A Passionate Storyteller
Photo Credits: Jon Doucette; O&O Photography
While at New York Tech, Erica Ayisi (B.F.A. ’03, M.A. ’10) did not predict a future as a long-form writer. She spent her time as an undergraduate and graduate student building an impressive portfolio of television experience—most of it in front of the camera as an on air-reporter. But since graduating, her career has taken her in some fascinating directions, allowing her to tell stories from around the world in a variety of media.
Now more focused on writing, Ayisi appreciates the flexibility that being a freelancer affords her to pursue stories that speak to her interests. “Whenever I can, I choose underreported stories that people are not really talking about, or that could use a new angle or a fresh take,” she says. No matter what story she lands on, it is always a deep sense of curiosity that has led her there. “I am interested as to why people have made certain decisions in their lives. That’s usually where I begin.”
Ayisi’s passion for reporting and storytelling has not gone unnoticed, landing her work in some of the industry’s most prestigious outlets and publications, including NBCNews.com, Mongabay, Rhode Island PBS Weekly, The Root magazine, ESSENCE, Lonely Planet, and others. She is also a Pulitzer Center grantee, receiving funding from the foundation to pursue her work on underreported international human-interest stories. “My first project with them was about the Cambodian hair trade, and how that hair ends up in the United States,” she says. “That’s how my relationship with the Pulitzer Center began, and it’s been great ever since.” Another story funded by the nonprofit foundation looks at coastal erosion in Ghana brought on by climate change. It focuses on which part of the population is affected and how the government is addressing the issue.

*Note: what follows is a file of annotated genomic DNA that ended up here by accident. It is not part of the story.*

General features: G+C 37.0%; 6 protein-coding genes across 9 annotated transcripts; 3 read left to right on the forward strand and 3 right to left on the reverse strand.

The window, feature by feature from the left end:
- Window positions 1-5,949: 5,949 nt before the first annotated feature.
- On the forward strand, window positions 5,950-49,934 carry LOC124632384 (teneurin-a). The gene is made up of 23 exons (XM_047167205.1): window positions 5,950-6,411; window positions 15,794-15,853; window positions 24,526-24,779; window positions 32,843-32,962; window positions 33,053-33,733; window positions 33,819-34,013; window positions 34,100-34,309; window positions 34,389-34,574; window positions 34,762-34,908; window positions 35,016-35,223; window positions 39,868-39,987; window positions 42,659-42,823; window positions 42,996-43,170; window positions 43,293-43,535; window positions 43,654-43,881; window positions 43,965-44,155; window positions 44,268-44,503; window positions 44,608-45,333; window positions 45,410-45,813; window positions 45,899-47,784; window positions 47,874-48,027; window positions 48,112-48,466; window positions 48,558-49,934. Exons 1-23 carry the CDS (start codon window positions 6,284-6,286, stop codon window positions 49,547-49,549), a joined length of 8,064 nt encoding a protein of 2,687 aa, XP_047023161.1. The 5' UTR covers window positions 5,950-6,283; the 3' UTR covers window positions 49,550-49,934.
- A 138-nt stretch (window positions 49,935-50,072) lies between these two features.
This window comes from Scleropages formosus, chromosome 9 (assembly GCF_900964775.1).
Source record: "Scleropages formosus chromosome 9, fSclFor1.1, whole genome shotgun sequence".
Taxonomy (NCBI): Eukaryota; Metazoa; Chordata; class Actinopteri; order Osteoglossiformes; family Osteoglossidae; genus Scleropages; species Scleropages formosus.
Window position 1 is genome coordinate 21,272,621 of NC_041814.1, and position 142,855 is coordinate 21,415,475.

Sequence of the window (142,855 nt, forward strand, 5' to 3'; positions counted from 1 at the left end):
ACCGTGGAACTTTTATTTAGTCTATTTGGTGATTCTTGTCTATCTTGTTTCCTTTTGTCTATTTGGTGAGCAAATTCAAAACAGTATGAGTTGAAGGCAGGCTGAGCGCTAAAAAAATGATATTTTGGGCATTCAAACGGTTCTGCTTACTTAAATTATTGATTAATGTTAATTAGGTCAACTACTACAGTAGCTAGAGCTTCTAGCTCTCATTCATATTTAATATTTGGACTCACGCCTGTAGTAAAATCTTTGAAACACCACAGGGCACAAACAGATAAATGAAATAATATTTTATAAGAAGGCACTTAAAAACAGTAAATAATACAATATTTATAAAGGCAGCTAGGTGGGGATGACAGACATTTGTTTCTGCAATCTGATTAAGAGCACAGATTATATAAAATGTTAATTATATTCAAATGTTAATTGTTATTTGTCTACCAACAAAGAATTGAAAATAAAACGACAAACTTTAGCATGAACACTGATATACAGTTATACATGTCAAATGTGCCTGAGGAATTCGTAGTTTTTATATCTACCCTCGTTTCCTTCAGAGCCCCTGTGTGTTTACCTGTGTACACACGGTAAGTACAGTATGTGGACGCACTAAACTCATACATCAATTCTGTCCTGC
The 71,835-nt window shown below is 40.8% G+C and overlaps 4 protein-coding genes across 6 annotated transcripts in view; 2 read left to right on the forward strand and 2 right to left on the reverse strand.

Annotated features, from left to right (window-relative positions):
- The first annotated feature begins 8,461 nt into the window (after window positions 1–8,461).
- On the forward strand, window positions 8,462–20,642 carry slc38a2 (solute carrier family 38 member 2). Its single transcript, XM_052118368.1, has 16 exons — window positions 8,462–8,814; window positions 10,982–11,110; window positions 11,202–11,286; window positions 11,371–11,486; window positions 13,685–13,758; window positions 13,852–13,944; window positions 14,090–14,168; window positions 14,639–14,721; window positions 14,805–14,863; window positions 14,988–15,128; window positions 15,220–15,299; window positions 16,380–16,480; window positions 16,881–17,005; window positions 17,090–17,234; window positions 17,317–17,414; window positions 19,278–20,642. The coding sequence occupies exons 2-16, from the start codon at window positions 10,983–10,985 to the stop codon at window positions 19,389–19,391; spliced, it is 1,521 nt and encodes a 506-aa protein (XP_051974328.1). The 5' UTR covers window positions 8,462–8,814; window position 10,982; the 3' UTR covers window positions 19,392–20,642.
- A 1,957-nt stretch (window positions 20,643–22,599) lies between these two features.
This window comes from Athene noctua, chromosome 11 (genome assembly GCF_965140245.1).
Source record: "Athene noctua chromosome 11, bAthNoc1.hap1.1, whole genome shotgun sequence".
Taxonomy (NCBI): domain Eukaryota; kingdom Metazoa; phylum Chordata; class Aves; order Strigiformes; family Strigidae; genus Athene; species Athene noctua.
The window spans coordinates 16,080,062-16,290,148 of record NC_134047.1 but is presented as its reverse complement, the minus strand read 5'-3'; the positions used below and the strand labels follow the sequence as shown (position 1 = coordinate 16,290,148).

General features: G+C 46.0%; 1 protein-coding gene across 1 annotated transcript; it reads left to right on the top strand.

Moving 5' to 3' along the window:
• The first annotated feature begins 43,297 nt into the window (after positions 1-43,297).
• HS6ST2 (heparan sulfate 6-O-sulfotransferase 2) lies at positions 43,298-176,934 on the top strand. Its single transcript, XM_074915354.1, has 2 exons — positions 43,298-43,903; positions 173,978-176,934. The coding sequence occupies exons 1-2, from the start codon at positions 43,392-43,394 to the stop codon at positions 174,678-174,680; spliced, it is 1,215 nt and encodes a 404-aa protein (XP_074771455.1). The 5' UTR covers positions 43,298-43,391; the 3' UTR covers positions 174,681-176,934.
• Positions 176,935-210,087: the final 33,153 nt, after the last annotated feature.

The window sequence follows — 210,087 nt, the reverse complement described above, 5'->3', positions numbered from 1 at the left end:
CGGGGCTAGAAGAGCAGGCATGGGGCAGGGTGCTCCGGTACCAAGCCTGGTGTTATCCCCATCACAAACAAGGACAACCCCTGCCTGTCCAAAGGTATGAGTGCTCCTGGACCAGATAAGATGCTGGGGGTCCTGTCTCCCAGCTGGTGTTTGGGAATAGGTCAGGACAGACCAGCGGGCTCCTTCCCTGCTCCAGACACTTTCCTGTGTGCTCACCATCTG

Erica Ayisi in Senegal during the early days of Akosua’s Closet. Photo credit: Daichi Photography
Ayisi’s stories have spanned history and geography, covering subjects as diverse as surfers in Ghana to Massachusetts native Paul Cuffee, the first Black and Indigenous millionaire in the United States. “Sometimes when I encounter a story I think, ‘This might not get told if I don’t tell it now, and if I don’t, then who knows what will be lost to the world?’ Maybe different ways of thinking, less judgments,” says Ayisi. “That thought is enough to drive me to pursue it.”
Not satisfied just traveling the world seeking out fascinating stories, Ayisi recently embarked on an adventure of a different kind when she started her own clothing business. Akosua’s Closet is the vehicle through which she brings the latest fashion from countries like Ghana, Senegal, Kenya, Tanzania, and South Africa to American consumers. “While reporting in Ghana and other parts of West Africa, I was drawn to the clothes because the fashion is just so dope and always changing,” she says. “I was just buying stuff for myself and my friends, and people were always asking about my clothes. So, I decided one year, ‘I’m just going to buy some clothing and jewelry, and have a party and see how it goes.’ And that was five years ago!”
Whether through her writing or her fashion business, Ayisi is committed to sharing cultures, customs, and stories with the world. "I love talking about Africa, no matter the vehicle," she says.